We are learning how to overcome our fears by looking at how Jesus enabled His disciples to overcome their fears when He encountered them the evening of His resurrection day hiding behind locked doors for fear of the Jews.From this encounter we have learned to overcome our fears when we …

– Rely on Jesus to calm our fear with His peace-giving presence (John 20:19).

– Redirect our focus to the evidence of Jesus’ resurrection to convince our doubting hearts (John 20:20).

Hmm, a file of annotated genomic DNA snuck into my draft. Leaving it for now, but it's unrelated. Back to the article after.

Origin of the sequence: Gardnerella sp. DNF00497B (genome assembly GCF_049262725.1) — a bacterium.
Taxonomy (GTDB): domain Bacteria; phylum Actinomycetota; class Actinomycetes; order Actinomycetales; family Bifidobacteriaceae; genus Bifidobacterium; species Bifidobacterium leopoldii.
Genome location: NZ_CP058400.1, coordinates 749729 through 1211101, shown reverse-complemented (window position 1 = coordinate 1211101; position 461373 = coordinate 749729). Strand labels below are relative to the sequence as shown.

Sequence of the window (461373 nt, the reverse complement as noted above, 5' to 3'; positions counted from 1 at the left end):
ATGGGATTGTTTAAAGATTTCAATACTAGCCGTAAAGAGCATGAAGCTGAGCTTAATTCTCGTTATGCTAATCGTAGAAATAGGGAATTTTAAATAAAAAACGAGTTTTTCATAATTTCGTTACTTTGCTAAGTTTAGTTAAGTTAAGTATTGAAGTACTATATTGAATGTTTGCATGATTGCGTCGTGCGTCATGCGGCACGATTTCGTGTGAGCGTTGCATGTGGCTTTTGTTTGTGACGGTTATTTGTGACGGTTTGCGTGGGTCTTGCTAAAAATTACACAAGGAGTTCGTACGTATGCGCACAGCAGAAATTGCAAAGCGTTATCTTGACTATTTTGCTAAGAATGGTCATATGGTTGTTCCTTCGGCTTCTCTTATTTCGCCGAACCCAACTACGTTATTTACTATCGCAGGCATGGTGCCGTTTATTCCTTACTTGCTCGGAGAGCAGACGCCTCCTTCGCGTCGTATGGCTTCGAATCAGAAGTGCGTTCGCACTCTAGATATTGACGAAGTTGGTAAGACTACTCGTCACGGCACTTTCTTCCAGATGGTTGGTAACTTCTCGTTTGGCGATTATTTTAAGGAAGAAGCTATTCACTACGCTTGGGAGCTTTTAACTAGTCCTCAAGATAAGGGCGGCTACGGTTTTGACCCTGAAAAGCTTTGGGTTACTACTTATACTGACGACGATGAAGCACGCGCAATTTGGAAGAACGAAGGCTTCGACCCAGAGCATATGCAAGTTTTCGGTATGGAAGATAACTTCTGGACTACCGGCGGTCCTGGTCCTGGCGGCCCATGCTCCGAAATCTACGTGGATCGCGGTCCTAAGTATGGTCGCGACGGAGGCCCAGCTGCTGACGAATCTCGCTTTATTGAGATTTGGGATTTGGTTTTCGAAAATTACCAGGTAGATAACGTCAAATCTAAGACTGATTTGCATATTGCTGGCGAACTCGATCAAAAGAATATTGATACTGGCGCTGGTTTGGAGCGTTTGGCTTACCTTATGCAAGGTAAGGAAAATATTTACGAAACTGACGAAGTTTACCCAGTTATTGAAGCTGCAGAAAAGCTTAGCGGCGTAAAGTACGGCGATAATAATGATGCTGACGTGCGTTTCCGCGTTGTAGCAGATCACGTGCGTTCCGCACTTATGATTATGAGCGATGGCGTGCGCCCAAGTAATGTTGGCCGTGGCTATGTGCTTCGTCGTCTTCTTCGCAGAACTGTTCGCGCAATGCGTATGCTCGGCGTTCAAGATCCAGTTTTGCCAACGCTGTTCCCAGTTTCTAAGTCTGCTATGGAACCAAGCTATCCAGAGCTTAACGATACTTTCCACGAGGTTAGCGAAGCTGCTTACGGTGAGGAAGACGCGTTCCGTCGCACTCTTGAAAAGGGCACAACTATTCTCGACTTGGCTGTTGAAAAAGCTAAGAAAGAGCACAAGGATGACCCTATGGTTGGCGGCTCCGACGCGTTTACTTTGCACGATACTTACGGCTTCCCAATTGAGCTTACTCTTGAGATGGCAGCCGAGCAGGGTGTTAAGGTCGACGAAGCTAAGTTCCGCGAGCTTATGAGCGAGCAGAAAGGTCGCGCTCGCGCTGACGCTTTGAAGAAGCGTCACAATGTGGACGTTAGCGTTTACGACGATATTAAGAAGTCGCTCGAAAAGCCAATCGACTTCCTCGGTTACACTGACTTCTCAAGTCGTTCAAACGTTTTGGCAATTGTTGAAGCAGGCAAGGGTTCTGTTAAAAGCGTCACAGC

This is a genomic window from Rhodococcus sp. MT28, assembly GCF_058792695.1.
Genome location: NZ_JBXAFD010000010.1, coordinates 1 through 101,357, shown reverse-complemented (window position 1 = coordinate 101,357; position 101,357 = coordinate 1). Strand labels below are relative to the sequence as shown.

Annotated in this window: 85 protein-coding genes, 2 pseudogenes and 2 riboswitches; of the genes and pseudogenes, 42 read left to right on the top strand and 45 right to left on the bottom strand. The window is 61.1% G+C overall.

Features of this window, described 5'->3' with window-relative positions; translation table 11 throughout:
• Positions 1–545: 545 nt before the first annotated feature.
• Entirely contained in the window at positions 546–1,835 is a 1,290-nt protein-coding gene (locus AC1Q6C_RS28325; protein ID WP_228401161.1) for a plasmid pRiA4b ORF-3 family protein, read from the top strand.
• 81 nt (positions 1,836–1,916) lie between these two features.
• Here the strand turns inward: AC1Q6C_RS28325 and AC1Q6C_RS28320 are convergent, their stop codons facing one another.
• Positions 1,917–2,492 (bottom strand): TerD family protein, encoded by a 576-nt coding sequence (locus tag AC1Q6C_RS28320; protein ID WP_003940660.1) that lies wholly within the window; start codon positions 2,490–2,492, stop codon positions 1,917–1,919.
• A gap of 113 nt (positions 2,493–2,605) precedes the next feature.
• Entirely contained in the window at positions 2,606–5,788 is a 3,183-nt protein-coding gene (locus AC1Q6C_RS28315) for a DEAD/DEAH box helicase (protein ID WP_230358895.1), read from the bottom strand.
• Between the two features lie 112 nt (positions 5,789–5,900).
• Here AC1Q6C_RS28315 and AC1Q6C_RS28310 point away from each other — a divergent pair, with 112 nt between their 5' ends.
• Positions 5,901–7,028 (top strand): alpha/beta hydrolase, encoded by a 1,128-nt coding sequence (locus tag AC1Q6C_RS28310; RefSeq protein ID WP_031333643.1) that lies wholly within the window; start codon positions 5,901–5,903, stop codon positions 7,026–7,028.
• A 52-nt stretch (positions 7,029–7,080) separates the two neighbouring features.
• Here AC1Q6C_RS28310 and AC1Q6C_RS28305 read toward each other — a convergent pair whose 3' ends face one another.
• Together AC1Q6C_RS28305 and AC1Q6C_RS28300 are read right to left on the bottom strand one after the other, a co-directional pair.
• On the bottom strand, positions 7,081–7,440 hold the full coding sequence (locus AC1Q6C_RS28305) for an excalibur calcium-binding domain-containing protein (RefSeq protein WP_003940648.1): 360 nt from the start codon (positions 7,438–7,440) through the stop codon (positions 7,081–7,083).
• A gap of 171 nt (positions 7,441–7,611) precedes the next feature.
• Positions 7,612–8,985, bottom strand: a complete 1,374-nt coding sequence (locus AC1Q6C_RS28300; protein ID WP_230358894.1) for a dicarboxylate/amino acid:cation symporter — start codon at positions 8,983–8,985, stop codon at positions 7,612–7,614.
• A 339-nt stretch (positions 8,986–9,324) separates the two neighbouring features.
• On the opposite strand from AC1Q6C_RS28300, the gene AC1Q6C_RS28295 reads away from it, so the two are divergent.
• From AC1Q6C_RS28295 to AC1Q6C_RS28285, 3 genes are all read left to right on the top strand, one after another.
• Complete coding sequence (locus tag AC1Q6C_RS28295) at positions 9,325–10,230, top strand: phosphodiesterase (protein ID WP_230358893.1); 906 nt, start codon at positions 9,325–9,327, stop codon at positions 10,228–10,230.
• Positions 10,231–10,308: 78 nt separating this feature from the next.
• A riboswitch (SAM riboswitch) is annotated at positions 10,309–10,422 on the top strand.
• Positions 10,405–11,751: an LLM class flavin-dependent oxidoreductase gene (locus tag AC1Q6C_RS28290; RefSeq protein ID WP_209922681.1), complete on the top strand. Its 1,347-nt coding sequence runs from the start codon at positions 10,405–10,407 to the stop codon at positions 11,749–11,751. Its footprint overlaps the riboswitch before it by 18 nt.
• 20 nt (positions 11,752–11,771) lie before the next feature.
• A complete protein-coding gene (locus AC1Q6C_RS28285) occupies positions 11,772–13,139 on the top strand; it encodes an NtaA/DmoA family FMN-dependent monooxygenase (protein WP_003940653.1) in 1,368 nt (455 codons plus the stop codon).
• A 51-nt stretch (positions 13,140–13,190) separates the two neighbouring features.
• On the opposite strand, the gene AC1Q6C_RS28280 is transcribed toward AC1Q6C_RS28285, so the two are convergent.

– Renew our sense of purpose (John 20:21).

– Relate to the Person of the Holy Spirit (John 20:22).

After breathing the Holy Spirit upon His ten disciples to prepare them physically and visually for the coming of the Holy Spirit fifty days later on the Day of Pentecost in Jerusalem (John 20:22; cf. Acts 2:1-21; 11:15-16), Jesus then says to them, “If you forgive the sins of any, they are forgiven them; if you retain the sins of any, they are retained.” (John 20:23).

What does this verse mean? Is Jesus giving His disciples the ability to forgive and retain sins? Does this verse provide the biblical basis for Roman Catholic priests to forgive the sins of their parishioners?